If you do have firearms on the farm, it might make an interesting post to know what they are, how they are used, and how you ended up choosing the firearms you currently use.

    If you do not have firearms on the farm, I’d like to hear what you carry to protect yourselves, on the off chance that the dogs are off and you run into something that wants to fight more than run. Cheyenne pepper mace, maybe? Also, how do you put down animals if you don’t use a bullet? I’ve heard of using a heavy mallet or a very sharp knife for domestic animal slaughter, but I can’t remember you mentioning either method.

    • I’m pretty much the scariest thing in these here parts. Predators turn and flee from me.

      I haven’t talked much about guns, not a topic that comes up a lot but here is one Box of Death.

      For slaughter I have done the mallet, a stone hammer, and the knife as well. A gun is very effective, 100% of the time for me. For in the slaughterhouse we’ll use a captive stun bolt. I don’t recon pepper spray would be a good choice.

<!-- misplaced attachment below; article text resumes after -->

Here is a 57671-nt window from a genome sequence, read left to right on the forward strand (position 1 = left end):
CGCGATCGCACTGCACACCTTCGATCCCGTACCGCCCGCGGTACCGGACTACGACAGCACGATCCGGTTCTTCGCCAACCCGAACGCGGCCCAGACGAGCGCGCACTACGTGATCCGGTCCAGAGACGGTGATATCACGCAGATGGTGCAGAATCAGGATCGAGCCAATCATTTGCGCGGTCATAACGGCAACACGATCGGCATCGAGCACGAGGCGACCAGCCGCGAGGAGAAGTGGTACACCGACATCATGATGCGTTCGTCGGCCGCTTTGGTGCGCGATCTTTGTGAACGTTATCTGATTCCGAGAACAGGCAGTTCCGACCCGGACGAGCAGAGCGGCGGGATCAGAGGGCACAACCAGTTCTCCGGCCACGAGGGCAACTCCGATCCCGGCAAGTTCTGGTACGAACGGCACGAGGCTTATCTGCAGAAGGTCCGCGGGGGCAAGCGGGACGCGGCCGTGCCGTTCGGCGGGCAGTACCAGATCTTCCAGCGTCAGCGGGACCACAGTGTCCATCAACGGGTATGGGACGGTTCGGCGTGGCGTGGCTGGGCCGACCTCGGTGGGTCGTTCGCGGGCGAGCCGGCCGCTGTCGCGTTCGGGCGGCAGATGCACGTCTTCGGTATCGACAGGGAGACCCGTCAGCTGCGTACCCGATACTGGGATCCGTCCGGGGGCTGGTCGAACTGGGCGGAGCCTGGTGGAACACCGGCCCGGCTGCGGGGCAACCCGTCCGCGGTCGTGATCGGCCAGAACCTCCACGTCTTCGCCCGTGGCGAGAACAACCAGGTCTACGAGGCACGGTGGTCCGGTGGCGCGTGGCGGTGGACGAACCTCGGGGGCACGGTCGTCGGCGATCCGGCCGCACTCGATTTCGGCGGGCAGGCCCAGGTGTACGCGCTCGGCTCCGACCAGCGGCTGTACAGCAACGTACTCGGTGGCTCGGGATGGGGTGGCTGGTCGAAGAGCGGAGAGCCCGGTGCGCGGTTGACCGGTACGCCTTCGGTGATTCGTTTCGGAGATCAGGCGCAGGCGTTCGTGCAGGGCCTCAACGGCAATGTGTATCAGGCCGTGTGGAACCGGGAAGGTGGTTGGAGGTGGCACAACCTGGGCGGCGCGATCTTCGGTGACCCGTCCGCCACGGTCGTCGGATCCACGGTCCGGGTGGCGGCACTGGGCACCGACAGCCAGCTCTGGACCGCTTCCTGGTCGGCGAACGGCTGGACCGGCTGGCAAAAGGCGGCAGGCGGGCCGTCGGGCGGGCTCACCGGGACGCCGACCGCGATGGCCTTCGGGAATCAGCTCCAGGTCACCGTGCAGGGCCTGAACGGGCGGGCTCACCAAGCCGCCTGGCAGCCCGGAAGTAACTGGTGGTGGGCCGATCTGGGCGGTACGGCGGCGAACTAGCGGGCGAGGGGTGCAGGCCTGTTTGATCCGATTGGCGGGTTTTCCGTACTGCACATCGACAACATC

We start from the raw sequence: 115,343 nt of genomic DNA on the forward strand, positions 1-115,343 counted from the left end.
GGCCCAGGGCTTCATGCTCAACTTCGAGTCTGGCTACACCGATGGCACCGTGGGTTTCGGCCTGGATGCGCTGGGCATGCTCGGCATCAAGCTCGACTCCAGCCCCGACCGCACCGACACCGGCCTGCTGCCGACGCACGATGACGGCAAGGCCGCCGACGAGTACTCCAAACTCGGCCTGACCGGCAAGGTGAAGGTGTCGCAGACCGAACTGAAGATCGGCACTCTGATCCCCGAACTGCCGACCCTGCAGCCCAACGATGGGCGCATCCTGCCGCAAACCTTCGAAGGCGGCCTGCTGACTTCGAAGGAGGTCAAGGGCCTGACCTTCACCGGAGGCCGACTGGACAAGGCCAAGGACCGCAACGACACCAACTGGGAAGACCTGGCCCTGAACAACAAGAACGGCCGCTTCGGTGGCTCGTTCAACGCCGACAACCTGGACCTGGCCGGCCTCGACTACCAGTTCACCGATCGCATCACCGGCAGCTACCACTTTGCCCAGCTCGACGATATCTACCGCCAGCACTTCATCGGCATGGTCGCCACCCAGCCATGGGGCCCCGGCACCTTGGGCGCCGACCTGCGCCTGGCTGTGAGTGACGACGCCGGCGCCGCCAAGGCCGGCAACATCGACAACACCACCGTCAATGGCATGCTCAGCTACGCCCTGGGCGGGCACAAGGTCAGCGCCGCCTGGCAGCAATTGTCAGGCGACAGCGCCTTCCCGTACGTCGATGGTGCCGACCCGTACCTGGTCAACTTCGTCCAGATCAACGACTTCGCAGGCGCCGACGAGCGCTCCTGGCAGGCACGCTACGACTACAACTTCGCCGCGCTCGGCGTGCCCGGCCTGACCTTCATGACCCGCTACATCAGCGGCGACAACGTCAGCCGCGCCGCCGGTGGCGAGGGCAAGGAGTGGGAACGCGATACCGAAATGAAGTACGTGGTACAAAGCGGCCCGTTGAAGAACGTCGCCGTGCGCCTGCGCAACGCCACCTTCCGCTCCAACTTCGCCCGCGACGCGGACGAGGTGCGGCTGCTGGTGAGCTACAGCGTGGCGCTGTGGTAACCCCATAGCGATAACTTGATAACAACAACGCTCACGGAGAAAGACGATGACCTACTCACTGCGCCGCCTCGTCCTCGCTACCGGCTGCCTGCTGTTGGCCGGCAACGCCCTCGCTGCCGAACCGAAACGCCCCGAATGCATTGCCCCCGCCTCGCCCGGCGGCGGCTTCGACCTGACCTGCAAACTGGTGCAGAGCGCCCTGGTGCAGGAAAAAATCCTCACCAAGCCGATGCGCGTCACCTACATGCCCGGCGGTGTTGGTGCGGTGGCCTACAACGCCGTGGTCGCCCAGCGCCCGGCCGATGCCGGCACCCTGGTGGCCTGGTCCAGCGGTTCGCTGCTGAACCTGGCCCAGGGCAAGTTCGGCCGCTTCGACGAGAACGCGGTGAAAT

• Farmerbob1 says:

        Heh. I was thinking the pepper spray for bears or cougar, not for pigs. I can’t even imagine the insanity that would ensue after spraying a pig you wanted to butcher with Cheyenne pepper mace. I imagine they would pretty much go insane.

        • *grin* I understood but the imaged flashed into my mind and out my fingers… :) Interesting, pepper spraying just makes some people mean and angry. I think I will skip it though.

          • Farmerbob1 says:

            I’m partially immune to CS gas myself. In the Army, at Fort Knox, I learned this at ‘Grandma’s House’ where they take recruits to expose us to CS gas. Most of the rest of my company were puking and having difficulty functioning. My eyes itched and I coughed a bit.

            Add Cheyenne pepper to the mix though, and I’m sure I’ll be doing my best to try to avoid clawing my eyes out. Pepper with any sort of heat at all is horrid if you get it in the eyes or nose.

          • It is interesting how things like this vary person to person and even over time. Cutting onions used to bother me a great deal. Not much anymore. Not sure why it changed.

Leave a Reply

Your email address will not be published. Required fields are marked *

This Blog will give regular Commentators DoFollow Status. Implemented from IT Blögg